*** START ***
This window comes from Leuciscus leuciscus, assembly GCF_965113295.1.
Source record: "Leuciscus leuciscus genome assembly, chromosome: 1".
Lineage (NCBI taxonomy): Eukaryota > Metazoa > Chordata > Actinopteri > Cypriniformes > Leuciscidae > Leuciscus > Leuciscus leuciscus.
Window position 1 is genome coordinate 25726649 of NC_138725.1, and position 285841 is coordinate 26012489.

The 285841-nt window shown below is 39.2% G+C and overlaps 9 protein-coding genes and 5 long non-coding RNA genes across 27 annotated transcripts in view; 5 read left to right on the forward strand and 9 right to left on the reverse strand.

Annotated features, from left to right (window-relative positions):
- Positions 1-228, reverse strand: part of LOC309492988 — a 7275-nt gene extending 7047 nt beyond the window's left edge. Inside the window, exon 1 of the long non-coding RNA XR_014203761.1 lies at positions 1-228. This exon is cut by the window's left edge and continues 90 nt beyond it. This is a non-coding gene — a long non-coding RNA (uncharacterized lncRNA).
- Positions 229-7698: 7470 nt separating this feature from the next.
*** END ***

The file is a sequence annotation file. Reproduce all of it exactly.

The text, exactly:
This window comes from Leuciscus leuciscus, assembly GCF_965113295.1.
Source record: "Leuciscus leuciscus genome assembly, chromosome: 1".
Lineage (NCBI taxonomy): Eukaryota > Metazoa > Chordata > Actinopteri > Cypriniformes > Leuciscidae > Leuciscus > Leuciscus leuciscus.
Window position 1 is genome coordinate 25726649 of NC_138725.1, and position 285841 is coordinate 26012489.

The 285841-nt window shown below is 39.2% G+C and overlaps 9 protein-coding genes and 5 long non-coding RNA genes across 27 annotated transcripts in view; 5 read left to right on the forward strand and 9 right to left on the reverse strand.

Annotated features, from left to right (window-relative positions):
- Positions 1-228, reverse strand: part of LOC309492988 — a 7275-nt gene extending 7047 nt beyond the window's left edge. Inside the window, exon 1 of the long non-coding RNA XR_014203761.1 lies at positions 1-228. This exon is cut by the window's left edge and continues 90 nt beyond it. This is a non-coding gene — a long non-coding RNA (uncharacterized lncRNA).
- Positions 229-7698: 7470 nt separating this feature from the next.